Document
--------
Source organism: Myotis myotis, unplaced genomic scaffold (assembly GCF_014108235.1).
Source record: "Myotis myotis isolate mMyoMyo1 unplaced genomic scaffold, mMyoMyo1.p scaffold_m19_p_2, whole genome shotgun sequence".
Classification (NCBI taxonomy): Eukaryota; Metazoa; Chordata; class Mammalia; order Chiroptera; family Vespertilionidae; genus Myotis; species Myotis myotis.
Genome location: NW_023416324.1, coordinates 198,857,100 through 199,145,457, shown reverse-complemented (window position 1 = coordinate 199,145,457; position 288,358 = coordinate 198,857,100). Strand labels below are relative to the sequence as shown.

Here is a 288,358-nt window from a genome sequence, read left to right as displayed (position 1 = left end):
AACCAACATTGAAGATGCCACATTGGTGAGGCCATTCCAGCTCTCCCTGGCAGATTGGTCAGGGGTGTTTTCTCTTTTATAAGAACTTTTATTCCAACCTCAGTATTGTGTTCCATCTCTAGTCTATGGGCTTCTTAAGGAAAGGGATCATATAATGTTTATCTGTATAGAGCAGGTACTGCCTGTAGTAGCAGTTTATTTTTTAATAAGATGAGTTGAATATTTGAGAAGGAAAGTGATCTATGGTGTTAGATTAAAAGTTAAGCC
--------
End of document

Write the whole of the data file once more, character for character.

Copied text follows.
Source organism: Myotis myotis, unplaced genomic scaffold (assembly GCF_014108235.1).
Source record: "Myotis myotis isolate mMyoMyo1 unplaced genomic scaffold, mMyoMyo1.p scaffold_m19_p_2, whole genome shotgun sequence".
Classification (NCBI taxonomy): Eukaryota; Metazoa; Chordata; class Mammalia; order Chiroptera; family Vespertilionidae; genus Myotis; species Myotis myotis.
Genome location: NW_023416324.1, coordinates 198,857,100 through 199,145,457, shown reverse-complemented (window position 1 = coordinate 199,145,457; position 288,358 = coordinate 198,857,100). Strand labels below are relative to the sequence as shown.

Here is a 288,358-nt window from a genome sequence, read left to right as displayed (position 1 = left end):
AACCAACATTGAAGATGCCACATTGGTGAGGCCATTCCAGCTCTCCCTGGCAGATTGGTCAGGGGTGTTTTCTCTTTTATAAGAACTTTTATTCCAACCTCAGTATTGTGTTCCATCTCTAGTCTATGGGCTTCTTAAGGAAAGGGATCATATAATGTTTATCTGTATAGAGCAGGTACTGCCTGTAGTAGCAGTTTATTTTTTAATAAGATGAGTTGAATATTTGAGAAGGAAAGTGATCTATGGTGTTAGATTAAAAGTTAAGCC